Grammys Urge Female Celebs Not to Show Skin Tonight



The 55th Annual Grammy Awards air tonight on CBS. Very much to its credit, the network has struck a blow this year for family viewing by issuing a wardrobe advisory to female attendees encouraging them to dress more like ladies – not named Gaga – and  less like wannabe porn stars. 

“Please be sure,” the advisory stated, “that buttocks and female breasts are adequately covered. Thong type costumes are problematic. Please avoid exposing bare fleshy under curves of the buttocks and buttock crack.” 

And this: “Bare sides or under curvature of the breasts is also problematic. Please avoid sheer see-through clothing that could possibly expose female breast nipples. Please be sure the genital region is adequately covered so there is no visible ‘puffy’ bare skin exposure.”

Yes. That’s how detailed the advisory had to be to deter female vulgarians attending tonight’s Grammys from prancing down the red carpet – or even appearing on stage – wearing next to nothing, for all the world to see.

As a Christ follower, I’ve long been offended that the Grammys have aired on Sundays, the Lord’s Day. For only woman under demonic influence – like Mary Magdalene, from whom Christ cast out some seven demons – would display themselves in the manner of some of the women who’ve made Grammy infamy.

Like R&B artist Rihanna who, at last year’s Grammy’s, wore a black dress designed to exposing the bare sides of her breasts.

And Lady Gaga, who in 2010 performed on stage at the Grammys in a thong type costume that inadequately covered her genitalia area.

And Toni Braxton, a forerunner of Rihanna, who in 2001 wore a white dress, and absolutely nothing underneath, with cut outs in the front, back and sides.

And Jennifer Lopez, who in 2000 got the Grammys annual skin fest started, by stepping out in that notorious Versace dress that clearly revealed the under curvature of her breast, much to the cheap thrill of male oglers that attended Grammys in person and those that  watched at home.

I’m not a fan of CNN – my tastes run to FOX News – but I think Erin Burnett was right on this past Thursday when she closed her nightly CNN show by calling out Lady Gaga and other exhibitionist female celebrities.

“There certainly is a difference,” said Miss Burnett, “between sexy and sexual.”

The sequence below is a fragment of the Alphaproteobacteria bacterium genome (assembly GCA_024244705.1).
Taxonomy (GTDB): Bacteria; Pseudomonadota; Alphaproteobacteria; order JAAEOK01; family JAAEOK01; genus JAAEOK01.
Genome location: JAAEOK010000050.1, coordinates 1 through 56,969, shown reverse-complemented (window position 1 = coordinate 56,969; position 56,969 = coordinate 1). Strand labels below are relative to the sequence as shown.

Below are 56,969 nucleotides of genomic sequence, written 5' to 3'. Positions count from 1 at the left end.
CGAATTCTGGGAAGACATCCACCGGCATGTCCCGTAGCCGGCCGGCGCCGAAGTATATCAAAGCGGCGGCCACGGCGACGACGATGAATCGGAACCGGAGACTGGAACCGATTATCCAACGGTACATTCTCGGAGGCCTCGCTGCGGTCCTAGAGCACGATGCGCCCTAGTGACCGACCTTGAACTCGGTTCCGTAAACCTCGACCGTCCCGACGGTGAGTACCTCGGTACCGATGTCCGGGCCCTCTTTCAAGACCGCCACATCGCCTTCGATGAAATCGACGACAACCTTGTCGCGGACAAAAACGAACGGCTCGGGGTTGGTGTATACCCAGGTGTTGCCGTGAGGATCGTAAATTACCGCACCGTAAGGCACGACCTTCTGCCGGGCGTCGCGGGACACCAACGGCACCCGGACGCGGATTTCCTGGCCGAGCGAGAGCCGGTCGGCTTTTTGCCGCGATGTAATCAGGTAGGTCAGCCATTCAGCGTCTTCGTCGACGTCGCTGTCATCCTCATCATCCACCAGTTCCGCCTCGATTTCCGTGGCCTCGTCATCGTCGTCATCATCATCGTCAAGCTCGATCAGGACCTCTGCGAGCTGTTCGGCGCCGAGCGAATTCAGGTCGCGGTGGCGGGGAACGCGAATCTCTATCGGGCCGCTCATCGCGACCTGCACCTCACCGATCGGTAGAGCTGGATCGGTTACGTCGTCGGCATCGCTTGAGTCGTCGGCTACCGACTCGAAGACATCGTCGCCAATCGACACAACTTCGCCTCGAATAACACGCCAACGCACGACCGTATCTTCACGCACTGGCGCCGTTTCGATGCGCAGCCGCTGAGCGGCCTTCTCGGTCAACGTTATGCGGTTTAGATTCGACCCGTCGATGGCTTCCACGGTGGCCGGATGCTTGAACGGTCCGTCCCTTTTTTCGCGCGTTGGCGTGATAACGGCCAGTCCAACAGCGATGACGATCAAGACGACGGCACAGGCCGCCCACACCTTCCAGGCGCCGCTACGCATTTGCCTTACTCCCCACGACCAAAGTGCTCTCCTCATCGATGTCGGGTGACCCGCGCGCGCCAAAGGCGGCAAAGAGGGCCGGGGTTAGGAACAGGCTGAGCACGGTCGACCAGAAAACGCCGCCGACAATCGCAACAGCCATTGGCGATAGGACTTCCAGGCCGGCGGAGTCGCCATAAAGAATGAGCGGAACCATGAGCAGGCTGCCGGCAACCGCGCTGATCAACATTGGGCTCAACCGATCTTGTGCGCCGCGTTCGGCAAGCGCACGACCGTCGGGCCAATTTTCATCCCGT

And, I might add, women who walk with the Lord, who present their bodies each day as a living sacrifice, holy and pleasing to God, know well that difference.

Praise and Worship Sunday

Chris Tomlin has been exceedingly blessed the past two years. He won Top Christian Artist in 2011 at the Billboard Music Awards. And he followed that up last month by winning the 2012 Grammy Award for Best Contemporary Christian Music Album with his seventh studio release, “And If Our God Is For Us.”

He is well known for such songs as “How Great is Our God” and “Our God.” I particularly love his cover of “God of This City,” which he performs in the accompanying video:

The Death and Life of Whitney Houston


I’ve been thinking about Whitney Houston, whom I first met nearly 20 years ago. It saddened me to hear the news yesterday that the 48-year-old songstress died yesterday at the Beverly Hilton Hotel, on the eve of the Grammy Awards. 

I’m not especially curious to learn the exact cause of her premature death.

Perhaps she overdosed on Lorazepam, Valium, Xanax or some other prescription medication, as TMZ suggests on its web site. Maybe she fell back into smoking crack or abusing other illegal drugs.

It really doesn’t matter now. Whitney is no more. And the only question that concerns me, not as a one-time acquaintance, but as a Christian, is where she will spend eternity.

It may be a comfort to her friends, family and fans to believe that Whitney has gone to a better place. That she is now a featured singer in that great heavenly choir in the sky.  But I am not so sure.

Indeed, the one widely accepted doctrine of my Protestant faith that I have the most difficulty embracing is the notion of “once saved always saved.”

In other words, if at some point in a person’s life, she or he or gave her or his life to the Lord, there is nothing that person can do to lose her or his salvation.

Well, I’m pretty sure that, as a young girl, Whitney asked Jesus to be the Lord of her life. She was baptized. She sang in her church choir. She was a committed Christian.

But, as Whitney was blessed with fame and fortune, it seems obvious she stopped living for the Lord. She succumbed to the lust of the eyes, the lust of the flesh and the pride of life. She fell prey to the demons of substance abuse.

If, as many (if not most) of my Christian friends believe, Whitney’s commitment to Christ at a tender age forever secured her salvation, then her friends, family and fans have nothing to grieve about.

But I am not persuaded that the scripture guarantees that once saved, always saved. It seems to me that more is expected of those who truly are born again. They must not only give their lives to Christ. They must also abide in Christ.

What that means is,  just because a person commits her- or himself to Jesus as a teen-ager or young adult, she or he doesn’t get a free pass for the rest of her or his life.  They can’t unabashedly break God’s commandments and expect to spend eternity inParadise.

 They can’t be an unrepentant idolater or adulterer or murderer or even drug abuser and expect that a commitment they once made to Christ, but subsequently reneged upon, will ensure their salvation.

 I have absolutely no way of knowing if Whitney repented her sins against God; if, in the  final years, months, weeks or days of her life, she truly was abiding in Christ.

 If she was, she went to be with the Lord yesterday. If not, may God have mercy on her soul.

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